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Could my houses wiring be ruinng my equipment?

post #1 of 4
Thread Starter 

I'm renting a very old house and a year ago started having buzzing noises in both speakers that I have hooked up to an outlet (power strip in between). I've tried other outlets and get the same buzzing sound no matter if the speakers are hooked up to a sound source or not, and doesn't matter if the strip is in between any outlet. When hooked up to a sound source, moving the volume knob doesn't change the sound level or frequency at all.

 

It could have been random that they both went faulty and something inside like the caps went bad, or I'm wondering if it could be the houses wiring as well? The thing I'm confused by is that I have connected two power strips to different sides of the same double outlet, one power strip's lights indicate grounded but not protected, the other indicates protected but not grounded. Is this something that could have caused the buzzing speakers?

 

 I just bought some new replacements, but I'm not sure I should even plug them in until I can figure out why each power strips lights are saying something different? Probably should head to Radioshack and get a voltage testing kit as well? I'm a newb with electrical stuff. Please discuss

 

edit:


To add to this, I've only used one of the outlets on that double outlet and have mostly left the other side empty. Except during the winter, once in a while I'll connect a space heater to the other outlet and if I turn the heater anything stronger than low it blows the fuse. It's my understanding that if electronics are supplied with less volts than they need (which sounds like this fuse is not providing enough of) that they'll just start acting funny, but not be ruined. Correct?

 


Edited by bounc3 - 11/8/13 at 3:39pm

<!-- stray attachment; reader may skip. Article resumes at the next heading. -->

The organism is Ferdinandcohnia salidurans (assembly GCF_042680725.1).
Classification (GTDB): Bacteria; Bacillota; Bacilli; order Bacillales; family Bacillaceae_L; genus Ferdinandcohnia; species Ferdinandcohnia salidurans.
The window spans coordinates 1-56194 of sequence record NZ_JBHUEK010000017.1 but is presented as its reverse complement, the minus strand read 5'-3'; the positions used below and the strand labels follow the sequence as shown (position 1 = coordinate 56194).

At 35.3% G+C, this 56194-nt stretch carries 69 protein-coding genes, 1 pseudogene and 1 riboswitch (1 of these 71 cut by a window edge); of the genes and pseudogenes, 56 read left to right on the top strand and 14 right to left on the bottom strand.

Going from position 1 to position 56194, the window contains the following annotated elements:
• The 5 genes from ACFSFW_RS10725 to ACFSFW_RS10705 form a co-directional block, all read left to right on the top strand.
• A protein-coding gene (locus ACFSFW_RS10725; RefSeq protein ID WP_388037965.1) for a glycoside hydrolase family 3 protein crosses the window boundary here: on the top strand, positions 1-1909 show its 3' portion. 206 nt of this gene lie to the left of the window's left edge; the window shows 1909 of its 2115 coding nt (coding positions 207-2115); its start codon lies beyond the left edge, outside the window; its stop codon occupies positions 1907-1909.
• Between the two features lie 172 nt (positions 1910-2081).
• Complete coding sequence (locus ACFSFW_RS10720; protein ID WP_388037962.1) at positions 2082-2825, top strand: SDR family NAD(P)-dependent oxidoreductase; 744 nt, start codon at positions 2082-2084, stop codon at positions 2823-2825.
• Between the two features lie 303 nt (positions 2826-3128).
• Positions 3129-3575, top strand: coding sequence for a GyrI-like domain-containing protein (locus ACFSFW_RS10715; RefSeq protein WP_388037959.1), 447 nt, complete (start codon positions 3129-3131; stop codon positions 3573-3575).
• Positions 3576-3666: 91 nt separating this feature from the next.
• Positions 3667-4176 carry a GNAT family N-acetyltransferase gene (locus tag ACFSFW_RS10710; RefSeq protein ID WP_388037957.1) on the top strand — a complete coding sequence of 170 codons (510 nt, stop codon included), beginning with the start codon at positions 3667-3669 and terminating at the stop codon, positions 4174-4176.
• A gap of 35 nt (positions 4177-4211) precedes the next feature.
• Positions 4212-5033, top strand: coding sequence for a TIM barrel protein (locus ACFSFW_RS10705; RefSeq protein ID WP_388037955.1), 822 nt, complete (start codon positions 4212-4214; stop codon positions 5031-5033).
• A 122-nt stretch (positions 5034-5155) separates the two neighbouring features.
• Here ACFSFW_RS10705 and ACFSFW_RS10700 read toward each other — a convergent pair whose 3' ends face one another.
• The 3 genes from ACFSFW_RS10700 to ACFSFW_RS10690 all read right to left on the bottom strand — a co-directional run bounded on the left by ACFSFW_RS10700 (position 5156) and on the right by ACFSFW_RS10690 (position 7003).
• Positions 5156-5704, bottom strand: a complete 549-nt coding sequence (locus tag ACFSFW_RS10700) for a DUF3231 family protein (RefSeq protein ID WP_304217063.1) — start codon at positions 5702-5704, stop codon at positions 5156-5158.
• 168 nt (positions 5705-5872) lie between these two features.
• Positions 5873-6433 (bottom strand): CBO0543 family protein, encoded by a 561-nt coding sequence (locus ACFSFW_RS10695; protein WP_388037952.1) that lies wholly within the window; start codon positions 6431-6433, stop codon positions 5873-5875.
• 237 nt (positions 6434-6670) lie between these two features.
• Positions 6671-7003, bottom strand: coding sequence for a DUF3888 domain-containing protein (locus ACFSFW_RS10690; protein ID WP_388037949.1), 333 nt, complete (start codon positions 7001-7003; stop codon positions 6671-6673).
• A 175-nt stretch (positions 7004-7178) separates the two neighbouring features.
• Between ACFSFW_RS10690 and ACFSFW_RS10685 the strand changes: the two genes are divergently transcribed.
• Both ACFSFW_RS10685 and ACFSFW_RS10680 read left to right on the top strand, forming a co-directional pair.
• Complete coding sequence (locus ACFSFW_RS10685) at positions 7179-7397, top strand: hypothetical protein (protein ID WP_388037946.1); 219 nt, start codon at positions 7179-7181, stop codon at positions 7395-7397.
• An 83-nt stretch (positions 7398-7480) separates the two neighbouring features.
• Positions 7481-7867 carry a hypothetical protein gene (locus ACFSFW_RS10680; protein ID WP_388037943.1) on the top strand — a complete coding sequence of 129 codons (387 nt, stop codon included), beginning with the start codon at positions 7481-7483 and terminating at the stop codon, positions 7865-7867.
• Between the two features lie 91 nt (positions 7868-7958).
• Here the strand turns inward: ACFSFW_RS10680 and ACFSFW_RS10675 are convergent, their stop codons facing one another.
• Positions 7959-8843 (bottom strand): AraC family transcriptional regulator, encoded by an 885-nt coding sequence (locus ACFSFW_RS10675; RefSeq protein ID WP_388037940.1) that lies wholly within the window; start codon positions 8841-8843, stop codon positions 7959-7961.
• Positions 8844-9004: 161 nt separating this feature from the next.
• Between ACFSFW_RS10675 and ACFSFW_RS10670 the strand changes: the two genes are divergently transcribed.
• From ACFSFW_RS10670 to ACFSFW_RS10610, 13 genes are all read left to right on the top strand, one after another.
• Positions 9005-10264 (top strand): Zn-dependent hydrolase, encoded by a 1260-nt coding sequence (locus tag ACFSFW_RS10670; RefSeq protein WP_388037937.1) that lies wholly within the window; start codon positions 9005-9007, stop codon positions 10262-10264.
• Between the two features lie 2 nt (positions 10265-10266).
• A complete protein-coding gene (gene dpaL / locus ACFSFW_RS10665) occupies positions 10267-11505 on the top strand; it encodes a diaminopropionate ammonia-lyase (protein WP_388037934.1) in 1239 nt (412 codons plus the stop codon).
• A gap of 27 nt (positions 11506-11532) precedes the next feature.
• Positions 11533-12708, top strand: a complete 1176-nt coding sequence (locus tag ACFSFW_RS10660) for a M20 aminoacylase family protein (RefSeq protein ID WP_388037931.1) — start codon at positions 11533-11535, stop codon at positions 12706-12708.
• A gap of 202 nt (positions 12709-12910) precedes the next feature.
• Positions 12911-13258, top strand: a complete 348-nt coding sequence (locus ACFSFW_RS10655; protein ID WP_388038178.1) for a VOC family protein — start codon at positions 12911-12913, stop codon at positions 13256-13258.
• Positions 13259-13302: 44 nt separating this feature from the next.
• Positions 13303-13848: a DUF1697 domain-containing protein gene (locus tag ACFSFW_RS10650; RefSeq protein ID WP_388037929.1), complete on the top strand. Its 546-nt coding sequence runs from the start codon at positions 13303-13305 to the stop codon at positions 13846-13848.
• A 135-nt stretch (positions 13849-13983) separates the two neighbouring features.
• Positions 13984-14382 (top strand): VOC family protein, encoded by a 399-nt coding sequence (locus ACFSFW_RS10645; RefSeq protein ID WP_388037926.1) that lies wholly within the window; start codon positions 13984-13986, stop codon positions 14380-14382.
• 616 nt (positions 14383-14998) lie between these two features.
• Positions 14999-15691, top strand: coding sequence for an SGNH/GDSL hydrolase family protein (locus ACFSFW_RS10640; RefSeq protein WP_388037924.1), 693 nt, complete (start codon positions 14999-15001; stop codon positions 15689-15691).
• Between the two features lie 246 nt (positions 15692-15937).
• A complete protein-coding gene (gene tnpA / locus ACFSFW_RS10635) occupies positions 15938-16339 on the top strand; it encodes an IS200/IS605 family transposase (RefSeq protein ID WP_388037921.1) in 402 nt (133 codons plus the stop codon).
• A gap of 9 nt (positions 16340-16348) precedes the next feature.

post #2 of 4

First if you live in the US, get one of those 'Kill-a-Watt' meters and measure the voltage at several receptacles in your house. Including both receptacles at the outlets that you use for the hi-fi. Note the line voltages at different times of the day.

 

The next step is to turn off all the breakers/fuses in the house except for the one to the hi-fi and see what happens.

 

Fuses don't provide anything, they limit current flow.  Most appliances draw less current at low line voltage than at high line voltage.  The exceptions are motors and air-conditioners.

post #3 of 4
Quote:
Originally Posted by Speedskater View Post

First if you live in the US, get one of those 'Kill-a-Watt' meters and measure the voltage at several receptacles in your house. Including both receptacles at the outlets that you use for the hi-fi. Note the line voltages at different times of the day.

The next step is to turn off all the breakers/fuses in the house except for the one to the hi-fi and see what happens.

Fuses don't provide anything, they limit current flow.  Most appliances draw less current at low line voltage than at high line voltage.  The exceptions are motors and air-conditioners.

+1

These are good suggestions. I used to live in an old apartment that had bad wiring. Ended up using an inexpensive power conditioner with my computer and stereo.
post #4 of 4
Quote:
Originally Posted by bounc3 View Post
 

The thing I'm confused by is that I have connected two power strips to different sides of the same double outlet, one power strip's lights indicate grounded but not protected, the other indicates protected but not grounded. Is this something that could have caused the buzzing speakers?

 

Not being protected should mean that you've had a power surge and the power strip has sacrificed itself to protect your equipment. You should not continue using that power strip. (if it still works)

 

If the other socket is not grounded (swapping the power strips over should report the same thing) then it is not wired up properly. This should not cause any harm to your equipment, but means that if you connect up something which has been damaged or failed in a dangerous way, your own safety could be at risk.

 

That said, if you have equipment which is connected together, powered by the different sockets, with one grounded and the other not, the buzzing could be a ground loop or something similar?

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